Layout & Drafting: What's the plan?

It is also important to remember the usual reason for wanting to create a 2D representation of a 3D design, no matter what field of design one is working in.

In all of the cases that are being put forward both here and in other related discussions (I think!), that reason and destination is to a human, not a machine. In my experience, Rhino is very, very good at providing 2D output that is destined for e.g. a CNC router or laser. Whilst the vectors that those types of work require could be buried in a conventional, drafted drawing complete with title block, border, parts table etc, a lot of the time the CNC programmer getting their information in that way will give a dismissive sigh and a look to the heavens, before deleting all of the ‘crap’. So very often there’ll be a derivative set of 2D files that aren’t “drawings”, made solely for the purposes of porting information to a machine, not a human.

Anyone who has imported a cross-platform export of a 2D drawing created by the top tier solid modellers like Solidworks, Solid Edge, Catia etc will know that the dumb (by which I mean all of the inferred intelligence of the proprietary format has been lost), pure vector detail contained in them is about as far as one could want to be from a CNC-friendly file. Hundreds / thousands of disconnect, overlapping lines that would cause any CAM package to have a quivering fit. But that doesn’t matter, because it is humans that are the intended destination. Their associative, slick method of making a 2D drawing of 3D objects is alluring and addictive, even if the nuts and bolts of the underlying construction are a mess. But us humans aren’t astute enough to spot that, so that doesn’t matter.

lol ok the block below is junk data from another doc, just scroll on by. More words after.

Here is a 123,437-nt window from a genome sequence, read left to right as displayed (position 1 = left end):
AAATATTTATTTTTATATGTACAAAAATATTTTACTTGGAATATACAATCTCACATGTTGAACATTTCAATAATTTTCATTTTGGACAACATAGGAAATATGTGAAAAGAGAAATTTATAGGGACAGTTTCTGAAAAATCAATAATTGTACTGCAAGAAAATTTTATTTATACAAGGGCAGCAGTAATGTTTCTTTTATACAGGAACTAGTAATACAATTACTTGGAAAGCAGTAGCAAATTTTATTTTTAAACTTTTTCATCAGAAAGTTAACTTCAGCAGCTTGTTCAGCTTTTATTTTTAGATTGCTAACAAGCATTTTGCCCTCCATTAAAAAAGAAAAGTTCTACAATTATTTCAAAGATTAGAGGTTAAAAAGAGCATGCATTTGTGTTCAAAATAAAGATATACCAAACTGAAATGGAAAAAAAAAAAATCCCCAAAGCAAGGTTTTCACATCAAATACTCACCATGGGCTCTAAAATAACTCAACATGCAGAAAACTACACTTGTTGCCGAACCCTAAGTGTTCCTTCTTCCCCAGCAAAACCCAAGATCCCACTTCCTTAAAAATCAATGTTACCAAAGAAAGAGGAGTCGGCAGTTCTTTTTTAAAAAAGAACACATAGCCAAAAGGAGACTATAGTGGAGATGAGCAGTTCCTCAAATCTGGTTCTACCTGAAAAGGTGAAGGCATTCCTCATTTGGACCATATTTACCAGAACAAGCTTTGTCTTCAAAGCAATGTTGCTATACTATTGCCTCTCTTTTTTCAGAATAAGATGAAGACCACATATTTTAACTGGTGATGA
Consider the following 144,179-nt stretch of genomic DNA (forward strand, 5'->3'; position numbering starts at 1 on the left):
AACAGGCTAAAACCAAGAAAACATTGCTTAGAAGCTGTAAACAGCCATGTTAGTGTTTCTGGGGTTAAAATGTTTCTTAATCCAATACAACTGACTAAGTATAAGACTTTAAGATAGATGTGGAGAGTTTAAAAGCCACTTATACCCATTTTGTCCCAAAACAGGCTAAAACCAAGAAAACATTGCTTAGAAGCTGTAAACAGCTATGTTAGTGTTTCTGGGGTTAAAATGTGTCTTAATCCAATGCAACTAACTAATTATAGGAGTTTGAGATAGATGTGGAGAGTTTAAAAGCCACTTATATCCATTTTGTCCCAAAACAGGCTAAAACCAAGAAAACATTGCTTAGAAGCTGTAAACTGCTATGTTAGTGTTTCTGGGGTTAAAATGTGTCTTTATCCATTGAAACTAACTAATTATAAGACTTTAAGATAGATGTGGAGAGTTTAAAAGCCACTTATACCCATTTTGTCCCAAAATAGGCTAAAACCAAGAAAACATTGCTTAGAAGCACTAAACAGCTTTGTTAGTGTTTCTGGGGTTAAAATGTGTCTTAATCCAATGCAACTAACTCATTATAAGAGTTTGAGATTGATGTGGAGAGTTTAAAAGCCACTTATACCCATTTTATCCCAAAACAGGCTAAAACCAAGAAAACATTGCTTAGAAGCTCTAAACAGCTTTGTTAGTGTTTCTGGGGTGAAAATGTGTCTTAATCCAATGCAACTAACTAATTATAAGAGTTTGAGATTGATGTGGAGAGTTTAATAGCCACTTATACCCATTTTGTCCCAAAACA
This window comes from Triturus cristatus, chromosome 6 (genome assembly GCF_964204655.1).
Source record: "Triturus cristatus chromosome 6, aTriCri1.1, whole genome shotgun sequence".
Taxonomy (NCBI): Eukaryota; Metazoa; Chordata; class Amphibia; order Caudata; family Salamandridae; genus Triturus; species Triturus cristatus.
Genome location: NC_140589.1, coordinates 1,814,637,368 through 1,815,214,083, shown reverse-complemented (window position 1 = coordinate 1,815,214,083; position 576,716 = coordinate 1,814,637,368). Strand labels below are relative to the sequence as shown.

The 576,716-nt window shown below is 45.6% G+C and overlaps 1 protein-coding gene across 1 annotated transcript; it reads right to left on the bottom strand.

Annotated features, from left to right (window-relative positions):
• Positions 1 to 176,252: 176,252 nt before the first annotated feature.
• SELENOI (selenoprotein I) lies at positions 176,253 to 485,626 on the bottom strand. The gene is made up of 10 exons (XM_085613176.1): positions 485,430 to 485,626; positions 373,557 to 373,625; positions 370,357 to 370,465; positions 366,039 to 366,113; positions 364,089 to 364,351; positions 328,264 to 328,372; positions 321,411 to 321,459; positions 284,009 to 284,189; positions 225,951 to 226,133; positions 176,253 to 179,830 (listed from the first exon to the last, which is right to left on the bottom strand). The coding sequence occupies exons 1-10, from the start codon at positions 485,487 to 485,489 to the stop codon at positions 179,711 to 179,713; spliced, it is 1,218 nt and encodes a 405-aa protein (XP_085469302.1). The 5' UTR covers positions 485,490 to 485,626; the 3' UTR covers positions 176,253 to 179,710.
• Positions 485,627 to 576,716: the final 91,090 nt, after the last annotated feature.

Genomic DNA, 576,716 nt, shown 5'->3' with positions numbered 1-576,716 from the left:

Make2D is an accurate though one-way method of porting 3D to 2D (that also happens to display a few of the traits of the solid modeller’s 2D vector work on occasions :smile: ) but I’m not sure it’s necessarily the right way to solve Rhino’s associativity problem. Something needs to be done to address this core issue though as it is a major obstacle, no matter what the design sphere. It may need to be done ‘wrong’ in order to get it ‘right’. Conceptually, perhaps something along the lines of the old Section Tools add-on, at least as a WIP?


So let’s talk specifics. Sectiontools. So, with sectiontools, what worked right that we need to add to rhino? And what needs to be improved?

And do we have rhino files to show the specifics in each case?

What I don’t understand is the argument that some tools already exist as plugins or as Rhino Outside. If this is a leading argument, then why has McNeel developed numerous rendering plugins? Some of which were clearly wasted resources as they were abandoned quickly.